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As the Court Decides Health Reform, East Oakland Fights for the Basics

As the Court Decides Health Reform, East Oakland Fights for the Basics

Kimberly Shanklin drives slowly through the narrow residential streets of East Oakland in her gray van. When she spots a goateed, dreadlocked young man crossing the street, Shanklin stops the car and calls out to him. "Excuse me! I just wanna give you some information. About a free community health fair." She digs around in her green tote bag for a flyer, while the man shakes his head and keeps walking. "You can sign up for health insurance!"

He changes his mind and turns around, taking a flyer and nodding wordlessly at her before walking away. Undeterred, Shanklin starts driving again. "Sometimes, some people think we might be undercovers out here," she says, laughing cheerfully. With her effervescent smile, big white hoop earrings and bedazzled nails dressing up her red t-shirt and black jeans, Shanklin doesn't look like the 42-year-old mom that she is.

For the past six weeks, the groups Causa Justa:Just Cause, Communities for a Better Environment, Oakland Community Organizations, and Alliance of Californians for Community Empowerment have sent teams of workers like Shanklin out to knock on doors every day talking to Oakland residents about healthcare and an upcoming community fair being held at Laney College. Their goal is to enroll poor and working-class people in healthcare coverage that's newly available to them under the Affordable Care Act (ACA), the Obama Administration healthcare law passed in 2009.

After visiting a house with an elderly couple who are undecided about whether they'll make it to the health fair, Shanklin walks up to Tiffany Darnell's house.

"Hi, how ya doin'? I'm Kimberly from Causa Justa:Just Cause, and we're giving out information for a free community health fair this May 19. We're trying to focus on people who don't have healthcare."

Darnell cuts her off there. "Are they gonna be working on your teeth? 'Cause I can see the doctor sort of, but I don't have dental."

"They're doing screenings, and LifeLong's gonna be there and they have dental," Shanklin tells her. After chatting a bit, she finds out that Darnell worked at Highland Hospital as a housekeeper for 10 years before getting laid off recently. She still has Medi-Cal, California's version of the federal low-income program Medicaid, but the state cut coverage for dental care in 2009.

"I chipped a back part of my teeth," Darnell says. "They still give the children dental, so my daughter at least is not gonna walk around like her mama here." Back in the van, Shanklin sympathizes. She doesn't have dental coverage either. And now that she's been laid off from her job of 12 years, working at a homeless shelter, she's falling behind on rent too. "I'm not worried," she says stoically. "Something will come up, it has to."

While health reform faces a Supreme Court ruling this June on its constitutionality, California has pledged to move forward in implementing the ACA at the state level. Massive preparations have been underway to expand Medi-Cal coverage and roll out in 2013 the Health Benefits Exchange, a new market for affordable insurance plans.

Despite being seen by many progressives as modest reform that didn't go far enough, the ACA has some big implications for uninsured people and people of color. Its expansion of Medicaid eligibility to everyone under 133 percent of the poverty level is hugely important for low-income people who didn't meet the program's categorical as well as income requirements (Medicaid largely serves poor families with young children, pregnant women, and disabled people). Twenty-seven percent of African Americans and Latinos receive health coverage through Medicaid, compared to 11 percent of white people, according to a report from the Alliance for a Just Society.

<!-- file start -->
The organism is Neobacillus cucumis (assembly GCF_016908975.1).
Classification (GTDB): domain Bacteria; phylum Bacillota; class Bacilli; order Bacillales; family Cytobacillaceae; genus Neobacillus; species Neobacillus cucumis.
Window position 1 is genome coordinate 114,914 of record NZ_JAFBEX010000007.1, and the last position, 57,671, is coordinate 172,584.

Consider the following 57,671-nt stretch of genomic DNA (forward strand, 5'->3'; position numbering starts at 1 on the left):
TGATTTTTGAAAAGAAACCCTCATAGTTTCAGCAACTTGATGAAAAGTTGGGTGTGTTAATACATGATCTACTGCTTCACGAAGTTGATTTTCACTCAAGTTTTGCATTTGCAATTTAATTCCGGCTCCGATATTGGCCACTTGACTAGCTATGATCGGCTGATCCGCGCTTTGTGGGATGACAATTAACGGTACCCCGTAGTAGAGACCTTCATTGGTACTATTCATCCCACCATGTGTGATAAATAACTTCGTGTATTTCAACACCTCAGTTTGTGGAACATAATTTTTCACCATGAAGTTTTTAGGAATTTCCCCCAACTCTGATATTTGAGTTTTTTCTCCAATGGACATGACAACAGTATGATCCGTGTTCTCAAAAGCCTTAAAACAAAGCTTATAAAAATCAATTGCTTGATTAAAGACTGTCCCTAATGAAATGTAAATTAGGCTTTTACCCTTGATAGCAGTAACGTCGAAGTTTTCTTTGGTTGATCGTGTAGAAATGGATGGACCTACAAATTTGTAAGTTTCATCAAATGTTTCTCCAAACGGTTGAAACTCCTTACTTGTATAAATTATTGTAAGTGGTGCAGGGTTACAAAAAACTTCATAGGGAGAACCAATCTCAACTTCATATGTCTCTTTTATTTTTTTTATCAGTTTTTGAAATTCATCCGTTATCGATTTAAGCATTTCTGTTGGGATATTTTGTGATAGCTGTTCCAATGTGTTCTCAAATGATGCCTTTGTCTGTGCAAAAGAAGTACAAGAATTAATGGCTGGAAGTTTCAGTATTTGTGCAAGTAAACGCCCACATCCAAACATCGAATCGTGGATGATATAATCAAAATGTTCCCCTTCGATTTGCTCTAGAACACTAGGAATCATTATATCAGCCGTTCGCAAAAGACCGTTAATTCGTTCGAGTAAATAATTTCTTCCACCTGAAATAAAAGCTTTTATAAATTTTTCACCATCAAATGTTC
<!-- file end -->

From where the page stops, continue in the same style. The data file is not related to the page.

The ACA also entails a large shift of resources toward expanding health infrastructure and services, with $9.5 billion allocated over five years and $1.5 billion for community health centers, which disproportionately serve people of color and uninsured or underinsured patients.

But one of the biggest challenges, advocates say, will be educating the people who need it most about the ACA's benefits and laying the groundwork for their enrollment in health coverage.

"A lot of ACA is still up in the air, a lot is still to be determined at the state level. People really need to be involved in making their voices heard to make sure that it ends up serving communities," says Dr. Damon Francis, head of the Urban Male Health Initiative of Alameda County. "If we can take this moment not just to expand coverage but to redefine what healthcare is from a community perspective, we can potentially make a lot of change."

Building Healthy Communities from the Ground Up

Through the East Oakland Building Healthy Communities project, part of an initiative funded in 14 cities by The California Endowment, Oakland's health advocacy and social justice communities are working to harness ACA resources and direct attention toward the deep problems of East Oakland. It's a place where health outcomes leading to a life expectancy 10 years shorter than wealthier parts of the city are shaped by high unemployment, homicide rates, lack of grocery stores, chronic disease, and other forces. Once home to good manufacturing jobs with Mothers Cookies and General Motors as well as one of the nation's first urban malls, East Oakland today is a microcosm of the structural components of racial health disparities.

To be effective at both saving lives and holding down costs, healthcare must be accessible, consistent, and preventive -- elements emphasized in the ACA through provisions such as the Community Transformation Grants that focus on place-based social and environmental determinants of health. As it is, more than 40 million people a year do not get healthcare when they need it because they can't afford it, and thousands of deaths each year are attributable to lack of insurance, according to the Kaiser Family Foundation.